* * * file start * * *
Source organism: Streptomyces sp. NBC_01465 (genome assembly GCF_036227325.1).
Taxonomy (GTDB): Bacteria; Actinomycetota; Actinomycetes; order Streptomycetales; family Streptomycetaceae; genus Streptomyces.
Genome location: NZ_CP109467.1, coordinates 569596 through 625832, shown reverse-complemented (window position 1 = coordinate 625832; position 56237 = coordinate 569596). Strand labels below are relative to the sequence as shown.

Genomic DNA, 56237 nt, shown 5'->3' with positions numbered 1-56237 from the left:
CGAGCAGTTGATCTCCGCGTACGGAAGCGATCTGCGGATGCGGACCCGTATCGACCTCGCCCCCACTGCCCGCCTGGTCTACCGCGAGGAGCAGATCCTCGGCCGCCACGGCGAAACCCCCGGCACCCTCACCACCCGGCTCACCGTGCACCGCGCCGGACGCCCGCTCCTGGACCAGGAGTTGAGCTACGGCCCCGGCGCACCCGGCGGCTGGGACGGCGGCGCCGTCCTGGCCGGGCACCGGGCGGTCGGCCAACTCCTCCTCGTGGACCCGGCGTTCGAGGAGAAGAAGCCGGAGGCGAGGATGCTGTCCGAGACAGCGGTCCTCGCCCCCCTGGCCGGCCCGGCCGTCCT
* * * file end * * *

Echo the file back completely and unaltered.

Source organism: Streptomyces sp. NBC_01465 (genome assembly GCF_036227325.1).
Taxonomy (GTDB): Bacteria; Actinomycetota; Actinomycetes; order Streptomycetales; family Streptomycetaceae; genus Streptomyces.
Genome location: NZ_CP109467.1, coordinates 569596 through 625832, shown reverse-complemented (window position 1 = coordinate 625832; position 56237 = coordinate 569596). Strand labels below are relative to the sequence as shown.

Genomic DNA, 56237 nt, shown 5'->3' with positions numbered 1-56237 from the left:
CGAGCAGTTGATCTCCGCGTACGGAAGCGATCTGCGGATGCGGACCCGTATCGACCTCGCCCCCACTGCCCGCCTGGTCTACCGCGAGGAGCAGATCCTCGGCCGCCACGGCGAAACCCCCGGCACCCTCACCACCCGGCTCACCGTGCACCGCGCCGGACGCCCGCTCCTGGACCAGGAGTTGAGCTACGGCCCCGGCGCACCCGGCGGCTGGGACGGCGGCGCCGTCCTGGCCGGGCACCGGGCGGTCGGCCAACTCCTCCTCGTGGACCCGGCGTTCGAGGAGAAGAAGCCGGAGGCGAGGATGCTGTCCGAGACAGCGGTCCTCGCCCCCCTGGCCGGCCCGGCCGTCCT